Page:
Morning Glories

JaundrissAugust 9, 2011

Well I've never planted anything before (unless you count the couple plants I did in 4th grade) but I was wondering if it was possible to plant multiple varieties of morning glories in one location. The ones I would like to plant are the Grandpa Ott, Heaveny Blue, and Flying Saucer. (open to other options for the latter two) However im not sure if the grandpas are going to overrun the others. I kno that in order for the others to bloom each year I will have to replant them but I at least want the grandpas to stay a while.(which im sure they will) Also i wonder if its possible that the vines will climb a wooden fence, and if now would be too late to try to plant them. By the way I live in New England.

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Julia NY(6)

Looks like no one responded so I'll give you my opinion. Grandpa Otts which I just grew this year (a mistake in seeds sent to me)and Heavenly Blue are very vigorous growers. I have mine in pots (separately) vining up a piece of hardware cloth(plastic fencing). I personally don't see why they all can't be planted together in the ground as long you have enough room.
As far as starting them now, I'm not really sure they would survive as winter is closing in soon and if MG's reseed, I'm thinking they won't have enough time to flower and reseed. Right?
Climbing a fence means they have to have something to grab onto in order to vine. A plain wooden fence would, ( I'm thinking of flat surface wood)would not provide anything for them to grab to. You'd most likely need some type of hardware cloth or wire fencing attached to the fence with a little room between the wire fencing and wooden fence. Perhaps someone who has done the wire fencing to wooden fencing can comment. I just know that when I did mine the leaves show on both sides of the hardware cloth. If yours is up against tight to the fence, I'm not sure if they would have enough space to grab hold.Just a thought.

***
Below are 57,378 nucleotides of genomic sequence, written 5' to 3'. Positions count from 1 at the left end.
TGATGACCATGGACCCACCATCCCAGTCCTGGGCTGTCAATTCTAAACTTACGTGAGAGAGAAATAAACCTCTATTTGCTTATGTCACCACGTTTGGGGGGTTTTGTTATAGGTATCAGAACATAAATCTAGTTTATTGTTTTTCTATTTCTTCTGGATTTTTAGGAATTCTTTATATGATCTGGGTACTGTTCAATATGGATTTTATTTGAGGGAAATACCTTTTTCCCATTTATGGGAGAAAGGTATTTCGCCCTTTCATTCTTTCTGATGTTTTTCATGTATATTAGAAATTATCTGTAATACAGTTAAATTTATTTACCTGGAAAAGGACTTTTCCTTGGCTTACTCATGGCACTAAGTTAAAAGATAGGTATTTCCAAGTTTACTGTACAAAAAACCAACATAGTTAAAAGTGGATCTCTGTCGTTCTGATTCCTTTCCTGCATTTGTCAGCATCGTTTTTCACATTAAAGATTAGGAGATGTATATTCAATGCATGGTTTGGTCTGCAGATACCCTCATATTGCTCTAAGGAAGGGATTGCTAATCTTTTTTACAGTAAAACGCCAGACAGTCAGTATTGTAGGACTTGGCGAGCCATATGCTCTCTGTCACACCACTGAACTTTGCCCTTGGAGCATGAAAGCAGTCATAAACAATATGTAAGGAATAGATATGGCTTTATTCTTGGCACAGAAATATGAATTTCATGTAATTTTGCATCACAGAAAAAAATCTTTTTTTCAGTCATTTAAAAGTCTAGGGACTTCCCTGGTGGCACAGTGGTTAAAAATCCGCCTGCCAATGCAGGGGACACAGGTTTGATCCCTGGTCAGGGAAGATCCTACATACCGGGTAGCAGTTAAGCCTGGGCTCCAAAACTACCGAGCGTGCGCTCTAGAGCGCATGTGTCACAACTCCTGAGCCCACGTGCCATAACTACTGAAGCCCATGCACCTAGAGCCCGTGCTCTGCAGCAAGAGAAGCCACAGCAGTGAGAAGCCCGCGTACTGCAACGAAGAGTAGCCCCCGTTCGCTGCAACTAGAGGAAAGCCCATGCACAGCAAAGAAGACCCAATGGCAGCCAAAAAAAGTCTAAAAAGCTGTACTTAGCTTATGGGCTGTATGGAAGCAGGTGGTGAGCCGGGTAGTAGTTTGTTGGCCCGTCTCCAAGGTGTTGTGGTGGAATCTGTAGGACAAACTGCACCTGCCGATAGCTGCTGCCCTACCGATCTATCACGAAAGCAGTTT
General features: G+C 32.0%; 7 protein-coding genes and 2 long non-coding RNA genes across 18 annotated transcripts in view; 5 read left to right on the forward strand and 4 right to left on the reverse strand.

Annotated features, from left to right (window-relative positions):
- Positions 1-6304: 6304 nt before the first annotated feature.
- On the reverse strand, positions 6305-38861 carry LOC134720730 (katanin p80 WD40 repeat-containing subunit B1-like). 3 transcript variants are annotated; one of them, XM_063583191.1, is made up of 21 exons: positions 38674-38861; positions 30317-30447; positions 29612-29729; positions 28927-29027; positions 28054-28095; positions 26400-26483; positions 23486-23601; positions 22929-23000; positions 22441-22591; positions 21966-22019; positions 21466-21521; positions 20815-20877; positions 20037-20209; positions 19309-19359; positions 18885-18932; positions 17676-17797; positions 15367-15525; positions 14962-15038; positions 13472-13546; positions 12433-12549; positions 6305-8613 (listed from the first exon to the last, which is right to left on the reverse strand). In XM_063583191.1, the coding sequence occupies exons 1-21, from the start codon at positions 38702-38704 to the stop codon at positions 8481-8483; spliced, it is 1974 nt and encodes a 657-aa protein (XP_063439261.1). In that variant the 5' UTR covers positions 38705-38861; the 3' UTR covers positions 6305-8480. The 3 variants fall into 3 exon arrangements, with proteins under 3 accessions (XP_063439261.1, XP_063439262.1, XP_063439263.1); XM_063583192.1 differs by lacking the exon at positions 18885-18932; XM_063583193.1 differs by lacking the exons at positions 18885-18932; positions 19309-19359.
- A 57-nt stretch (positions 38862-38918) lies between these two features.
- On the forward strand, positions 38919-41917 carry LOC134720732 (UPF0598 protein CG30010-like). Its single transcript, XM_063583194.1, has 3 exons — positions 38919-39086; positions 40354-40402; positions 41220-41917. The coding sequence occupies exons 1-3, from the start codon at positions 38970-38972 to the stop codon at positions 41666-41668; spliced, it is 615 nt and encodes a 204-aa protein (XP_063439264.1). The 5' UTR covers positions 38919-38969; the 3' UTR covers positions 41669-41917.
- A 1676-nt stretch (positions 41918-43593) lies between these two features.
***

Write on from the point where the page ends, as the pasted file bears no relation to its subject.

Good luck. I am a newbie to growing these but enjoyed it so much this season that I'm doing it again next year.


    Bookmark   August 30, 2011 at 6:25PM
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First off, it's way, way to late to start any morning glory seeds now in New England. The seeds need to either be started indoors to plant out in the spring, sown directly in the ground well after the last frost or winter sown (see the winter sowing forum).

You could, if you want to give it a try, just toss out some seeds in the ground in Nov. before there is any snow on the ground and hope that they will germinate in the spring, but I would just wait till spring and winter sow the seeds like I have been doing for 8 years now.

Grandpa otts has a strong tendency to self seed everywhere and sort of take over an area as the majority morning glory vine in that area, but you can combine them with other MG vines.

Heavenly blue and flying saucer are from the tri color group of morning glory vines and, in my experience growing them in MA, can bloom relatively late in the season towards the end of August and Sept. but have also had them bloom much earlier as well.
The flowers from both heavenly blue and flying saucer are quite large, as much as 4-6 inches in size and the grandpa otts are much smaller.
Heavenly blue can and will bloom in various combinations of streaks of the blue and white colors that is the trademark of flying saucer; whereas heavenly blue is just one solid blue color.

Any vine will have a problem climbing a solid wooden fence if it is the stockade type of fence, as it will have nothing to climb on.